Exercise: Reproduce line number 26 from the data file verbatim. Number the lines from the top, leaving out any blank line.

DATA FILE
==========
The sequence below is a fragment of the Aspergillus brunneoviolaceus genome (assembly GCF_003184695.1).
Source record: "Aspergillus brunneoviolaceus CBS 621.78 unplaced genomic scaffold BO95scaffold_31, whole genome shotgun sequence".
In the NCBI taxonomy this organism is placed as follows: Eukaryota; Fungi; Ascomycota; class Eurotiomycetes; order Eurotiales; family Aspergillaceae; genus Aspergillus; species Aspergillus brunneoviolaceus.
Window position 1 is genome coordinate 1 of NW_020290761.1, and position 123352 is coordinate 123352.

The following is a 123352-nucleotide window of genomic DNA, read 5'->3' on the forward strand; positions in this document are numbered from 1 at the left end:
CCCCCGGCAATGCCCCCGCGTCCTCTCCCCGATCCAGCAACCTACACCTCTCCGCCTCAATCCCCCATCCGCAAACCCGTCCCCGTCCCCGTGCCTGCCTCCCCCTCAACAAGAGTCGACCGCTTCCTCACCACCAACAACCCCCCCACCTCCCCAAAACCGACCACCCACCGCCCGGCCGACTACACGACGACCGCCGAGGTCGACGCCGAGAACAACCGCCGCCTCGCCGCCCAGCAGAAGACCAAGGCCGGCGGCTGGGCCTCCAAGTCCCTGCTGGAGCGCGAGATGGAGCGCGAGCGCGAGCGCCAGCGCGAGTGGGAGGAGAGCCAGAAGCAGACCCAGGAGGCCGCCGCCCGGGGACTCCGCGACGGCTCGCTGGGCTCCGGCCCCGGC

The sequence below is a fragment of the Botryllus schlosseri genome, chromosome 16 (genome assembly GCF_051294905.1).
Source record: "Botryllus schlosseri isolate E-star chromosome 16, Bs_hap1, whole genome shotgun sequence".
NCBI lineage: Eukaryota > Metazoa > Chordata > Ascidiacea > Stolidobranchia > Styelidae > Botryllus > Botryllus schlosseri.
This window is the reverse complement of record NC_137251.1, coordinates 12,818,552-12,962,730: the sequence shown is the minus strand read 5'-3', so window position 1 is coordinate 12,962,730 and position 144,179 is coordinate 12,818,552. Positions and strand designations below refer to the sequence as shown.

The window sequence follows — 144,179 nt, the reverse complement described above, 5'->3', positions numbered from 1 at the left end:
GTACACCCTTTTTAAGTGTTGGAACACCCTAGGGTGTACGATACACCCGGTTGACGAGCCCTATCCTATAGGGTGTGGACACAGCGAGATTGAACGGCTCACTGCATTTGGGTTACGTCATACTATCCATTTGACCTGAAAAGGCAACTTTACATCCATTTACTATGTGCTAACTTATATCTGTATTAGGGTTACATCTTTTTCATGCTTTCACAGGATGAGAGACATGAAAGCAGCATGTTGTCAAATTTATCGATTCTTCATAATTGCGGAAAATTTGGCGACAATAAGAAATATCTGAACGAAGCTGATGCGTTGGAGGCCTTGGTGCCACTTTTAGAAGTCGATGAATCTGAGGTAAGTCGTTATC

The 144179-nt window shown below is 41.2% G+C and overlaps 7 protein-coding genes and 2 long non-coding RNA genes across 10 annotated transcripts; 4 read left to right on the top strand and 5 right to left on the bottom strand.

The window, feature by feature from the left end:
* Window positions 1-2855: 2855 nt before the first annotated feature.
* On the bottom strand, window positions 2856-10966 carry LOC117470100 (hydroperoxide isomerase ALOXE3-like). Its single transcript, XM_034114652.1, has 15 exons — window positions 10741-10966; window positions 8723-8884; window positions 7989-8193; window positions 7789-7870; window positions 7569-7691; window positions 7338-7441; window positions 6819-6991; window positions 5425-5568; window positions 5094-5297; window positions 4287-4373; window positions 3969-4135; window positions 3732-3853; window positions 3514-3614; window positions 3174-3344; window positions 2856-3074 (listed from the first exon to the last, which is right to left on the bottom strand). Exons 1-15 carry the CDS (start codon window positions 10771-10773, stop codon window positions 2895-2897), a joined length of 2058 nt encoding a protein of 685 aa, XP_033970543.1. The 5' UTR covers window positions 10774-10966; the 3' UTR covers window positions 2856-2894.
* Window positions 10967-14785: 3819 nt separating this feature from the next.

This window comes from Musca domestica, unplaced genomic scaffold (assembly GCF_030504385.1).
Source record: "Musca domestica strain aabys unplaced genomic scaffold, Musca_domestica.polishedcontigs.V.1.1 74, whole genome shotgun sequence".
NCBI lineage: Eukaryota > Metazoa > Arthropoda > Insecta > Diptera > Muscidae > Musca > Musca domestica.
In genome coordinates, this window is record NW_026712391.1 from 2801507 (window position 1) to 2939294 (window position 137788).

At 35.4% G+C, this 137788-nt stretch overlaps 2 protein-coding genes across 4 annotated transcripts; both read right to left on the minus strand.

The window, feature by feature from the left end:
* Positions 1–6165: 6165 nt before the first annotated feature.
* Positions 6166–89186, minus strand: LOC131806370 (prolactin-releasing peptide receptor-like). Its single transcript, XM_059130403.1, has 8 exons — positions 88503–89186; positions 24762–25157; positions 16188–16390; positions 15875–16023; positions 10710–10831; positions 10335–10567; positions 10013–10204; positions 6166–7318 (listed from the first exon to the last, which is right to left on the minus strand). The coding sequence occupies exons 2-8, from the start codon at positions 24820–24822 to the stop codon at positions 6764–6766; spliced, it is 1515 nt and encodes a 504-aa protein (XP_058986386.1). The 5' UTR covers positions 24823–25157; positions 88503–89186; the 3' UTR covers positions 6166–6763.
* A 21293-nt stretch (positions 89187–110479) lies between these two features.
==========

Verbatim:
* A 21293-nt stretch (positions 89187–110479) lies between these two features.